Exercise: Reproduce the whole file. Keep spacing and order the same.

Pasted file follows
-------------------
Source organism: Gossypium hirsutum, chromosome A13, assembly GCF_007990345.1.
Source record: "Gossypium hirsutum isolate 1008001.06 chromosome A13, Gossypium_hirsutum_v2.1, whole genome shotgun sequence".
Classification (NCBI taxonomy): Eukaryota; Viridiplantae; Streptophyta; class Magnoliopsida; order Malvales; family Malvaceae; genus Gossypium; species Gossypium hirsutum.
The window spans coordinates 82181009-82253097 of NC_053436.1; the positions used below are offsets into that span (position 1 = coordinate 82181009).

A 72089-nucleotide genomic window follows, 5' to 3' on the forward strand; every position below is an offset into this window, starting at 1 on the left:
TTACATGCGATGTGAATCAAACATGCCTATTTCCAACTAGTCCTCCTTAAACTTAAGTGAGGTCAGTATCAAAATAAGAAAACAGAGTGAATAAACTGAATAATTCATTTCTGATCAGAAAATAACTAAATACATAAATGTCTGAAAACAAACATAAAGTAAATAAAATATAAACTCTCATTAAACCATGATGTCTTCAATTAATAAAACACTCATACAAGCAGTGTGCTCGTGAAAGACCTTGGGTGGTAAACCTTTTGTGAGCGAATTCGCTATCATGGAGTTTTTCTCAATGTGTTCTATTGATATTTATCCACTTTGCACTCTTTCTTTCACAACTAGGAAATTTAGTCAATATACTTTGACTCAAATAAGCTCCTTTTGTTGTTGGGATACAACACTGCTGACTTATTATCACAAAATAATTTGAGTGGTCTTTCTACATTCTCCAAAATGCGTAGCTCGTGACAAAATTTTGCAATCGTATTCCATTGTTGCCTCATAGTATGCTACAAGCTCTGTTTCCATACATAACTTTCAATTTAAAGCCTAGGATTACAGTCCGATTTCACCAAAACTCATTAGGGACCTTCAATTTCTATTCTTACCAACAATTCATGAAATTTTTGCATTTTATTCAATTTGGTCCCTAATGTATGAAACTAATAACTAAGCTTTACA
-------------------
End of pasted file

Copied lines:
Source organism: Gossypium hirsutum, chromosome A13, assembly GCF_007990345.1.
Source record: "Gossypium hirsutum isolate 1008001.06 chromosome A13, Gossypium_hirsutum_v2.1, whole genome shotgun sequence".
Classification (NCBI taxonomy): Eukaryota; Viridiplantae; Streptophyta; class Magnoliopsida; order Malvales; family Malvaceae; genus Gossypium; species Gossypium hirsutum.
The window spans coordinates 82181009-82253097 of NC_053436.1; the positions used below are offsets into that span (position 1 = coordinate 82181009).

A 72089-nucleotide genomic window follows, 5' to 3' on the forward strand; every position below is an offset into this window, starting at 1 on the left:
TTACATGCGATGTGAATCAAACATGCCTATTTCCAACTAGTCCTCCTTAAACTTAAGTGAGGTCAGTATCAAAATAAGAAAACAGAGTGAATAAACTGAATAATTCATTTCTGATCAGAAAATAACTAAATACATAAATGTCTGAAAACAAACATAAAGTAAATAAAATATAAACTCTCATTAAACCATGATGTCTTCAATTAATAAAACACTCATACAAGCAGTGTGCTCGTGAAAGACCTTGGGTGGTAAACCTTTTGTGAGCGAATTCGCTATCATGGAGTTTTTCTCAATGTGTTCTATTGATATTTATCCACTTTGCACTCTTTCTTTCACAACTAGGAAATTTAGTCAATATACTTTGACTCAAATAAGCTCCTTTTGTTGTTGGGATACAACACTGCTGACTTATTATCACAAAATAATTTGAGTGGTCTTTCTACATTCTCCAAAATGCGTAGCTCGTGACAAAATTTTGCAATCGTATTCCATTGTTGCCTCATAGTATGCTACAAGCTCTGTTTCCATACATAACTTTCAATTTAAAGCCTAGGATTACAGTCCGATTTCACCAAAACTCATTAGGGACCTTCAATTTCTATTCTTACCAACAATTCATGAAATTTTTGCATTTTATTCAATTTGGTCCCTAATGTATGAAACTAATAACTAAGCTTTACA